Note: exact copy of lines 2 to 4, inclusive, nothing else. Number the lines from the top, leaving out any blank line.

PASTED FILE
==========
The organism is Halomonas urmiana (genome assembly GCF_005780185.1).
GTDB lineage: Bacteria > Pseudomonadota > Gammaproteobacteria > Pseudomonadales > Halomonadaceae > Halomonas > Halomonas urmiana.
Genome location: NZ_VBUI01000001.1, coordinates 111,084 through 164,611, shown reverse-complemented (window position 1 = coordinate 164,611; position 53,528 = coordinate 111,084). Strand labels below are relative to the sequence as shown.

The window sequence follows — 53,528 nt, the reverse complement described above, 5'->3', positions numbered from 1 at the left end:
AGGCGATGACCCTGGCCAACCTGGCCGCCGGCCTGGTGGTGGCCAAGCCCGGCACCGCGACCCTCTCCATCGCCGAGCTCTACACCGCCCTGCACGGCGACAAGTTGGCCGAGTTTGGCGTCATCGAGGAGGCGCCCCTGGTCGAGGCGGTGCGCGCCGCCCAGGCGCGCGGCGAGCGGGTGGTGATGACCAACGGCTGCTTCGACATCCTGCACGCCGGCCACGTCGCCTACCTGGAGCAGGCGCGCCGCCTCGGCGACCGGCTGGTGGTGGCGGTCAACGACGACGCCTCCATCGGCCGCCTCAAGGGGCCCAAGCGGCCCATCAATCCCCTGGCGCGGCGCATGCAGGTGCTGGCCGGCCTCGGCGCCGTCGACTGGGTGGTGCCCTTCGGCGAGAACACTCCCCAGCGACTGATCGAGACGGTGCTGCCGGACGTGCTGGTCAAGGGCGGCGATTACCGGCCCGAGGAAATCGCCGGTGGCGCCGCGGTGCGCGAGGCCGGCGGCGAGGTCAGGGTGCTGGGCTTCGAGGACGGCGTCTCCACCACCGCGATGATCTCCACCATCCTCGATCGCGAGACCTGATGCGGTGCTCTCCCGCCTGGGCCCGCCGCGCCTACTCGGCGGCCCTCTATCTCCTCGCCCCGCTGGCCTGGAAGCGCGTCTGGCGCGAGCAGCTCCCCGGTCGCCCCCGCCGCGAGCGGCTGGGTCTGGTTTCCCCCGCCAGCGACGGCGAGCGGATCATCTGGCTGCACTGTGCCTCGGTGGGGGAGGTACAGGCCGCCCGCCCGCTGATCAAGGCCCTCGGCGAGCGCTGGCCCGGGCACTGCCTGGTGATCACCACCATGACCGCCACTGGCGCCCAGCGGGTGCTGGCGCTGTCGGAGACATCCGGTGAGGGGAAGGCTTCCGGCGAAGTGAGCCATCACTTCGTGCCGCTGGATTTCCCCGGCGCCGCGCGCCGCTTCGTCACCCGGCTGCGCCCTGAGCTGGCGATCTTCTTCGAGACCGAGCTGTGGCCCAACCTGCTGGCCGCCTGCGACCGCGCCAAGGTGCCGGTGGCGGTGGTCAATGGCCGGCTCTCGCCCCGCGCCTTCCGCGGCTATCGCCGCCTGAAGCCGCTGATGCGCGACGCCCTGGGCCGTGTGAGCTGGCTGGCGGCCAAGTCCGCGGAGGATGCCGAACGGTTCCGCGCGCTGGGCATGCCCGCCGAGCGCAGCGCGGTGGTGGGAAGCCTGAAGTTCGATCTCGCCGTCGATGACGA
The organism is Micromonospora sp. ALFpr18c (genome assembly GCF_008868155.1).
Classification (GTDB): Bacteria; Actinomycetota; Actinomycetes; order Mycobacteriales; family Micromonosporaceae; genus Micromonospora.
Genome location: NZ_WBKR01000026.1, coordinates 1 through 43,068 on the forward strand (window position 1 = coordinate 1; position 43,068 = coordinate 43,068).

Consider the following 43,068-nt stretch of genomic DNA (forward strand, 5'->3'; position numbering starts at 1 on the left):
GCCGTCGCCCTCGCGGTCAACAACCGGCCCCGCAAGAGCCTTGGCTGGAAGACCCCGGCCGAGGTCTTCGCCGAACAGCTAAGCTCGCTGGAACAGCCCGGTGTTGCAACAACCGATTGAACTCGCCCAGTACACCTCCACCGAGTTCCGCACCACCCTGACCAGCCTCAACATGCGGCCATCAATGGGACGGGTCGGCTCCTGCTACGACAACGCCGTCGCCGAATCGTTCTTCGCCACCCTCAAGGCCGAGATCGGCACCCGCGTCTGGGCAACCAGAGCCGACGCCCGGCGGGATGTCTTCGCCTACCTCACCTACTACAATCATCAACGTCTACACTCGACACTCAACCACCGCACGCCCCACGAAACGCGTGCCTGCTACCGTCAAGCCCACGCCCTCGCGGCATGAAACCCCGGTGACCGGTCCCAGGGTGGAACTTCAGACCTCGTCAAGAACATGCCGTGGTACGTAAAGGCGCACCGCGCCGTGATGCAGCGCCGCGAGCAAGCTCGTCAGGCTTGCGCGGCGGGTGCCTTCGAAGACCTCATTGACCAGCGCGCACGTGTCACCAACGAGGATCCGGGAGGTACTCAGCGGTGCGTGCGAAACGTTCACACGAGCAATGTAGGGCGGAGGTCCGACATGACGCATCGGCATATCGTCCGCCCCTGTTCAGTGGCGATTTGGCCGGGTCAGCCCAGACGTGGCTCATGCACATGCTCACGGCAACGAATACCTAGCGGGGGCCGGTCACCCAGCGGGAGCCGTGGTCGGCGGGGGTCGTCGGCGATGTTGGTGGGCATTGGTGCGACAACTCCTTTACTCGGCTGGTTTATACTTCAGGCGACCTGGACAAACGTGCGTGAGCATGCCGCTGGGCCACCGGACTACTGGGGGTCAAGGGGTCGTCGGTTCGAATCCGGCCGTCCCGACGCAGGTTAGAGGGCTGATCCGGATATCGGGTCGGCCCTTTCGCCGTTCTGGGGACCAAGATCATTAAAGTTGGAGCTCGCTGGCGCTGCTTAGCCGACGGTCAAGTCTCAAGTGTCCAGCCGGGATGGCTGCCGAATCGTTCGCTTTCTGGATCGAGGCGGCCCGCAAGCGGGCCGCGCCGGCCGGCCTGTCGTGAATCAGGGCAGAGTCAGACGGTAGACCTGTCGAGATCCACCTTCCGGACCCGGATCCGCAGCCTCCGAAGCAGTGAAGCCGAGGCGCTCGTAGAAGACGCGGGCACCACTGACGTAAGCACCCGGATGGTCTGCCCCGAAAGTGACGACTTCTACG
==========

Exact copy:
GTDB lineage: Bacteria > Pseudomonadota > Gammaproteobacteria > Pseudomonadales > Halomonadaceae > Halomonas > Halomonas urmiana.
Genome location: NZ_VBUI01000001.1, coordinates 111,084 through 164,611, shown reverse-complemented (window position 1 = coordinate 164,611; position 53,528 = coordinate 111,084). Strand labels below are relative to the sequence as shown.

The window sequence follows — 53,528 nt, the reverse complement described above, 5'->3', positions numbered from 1 at the left end: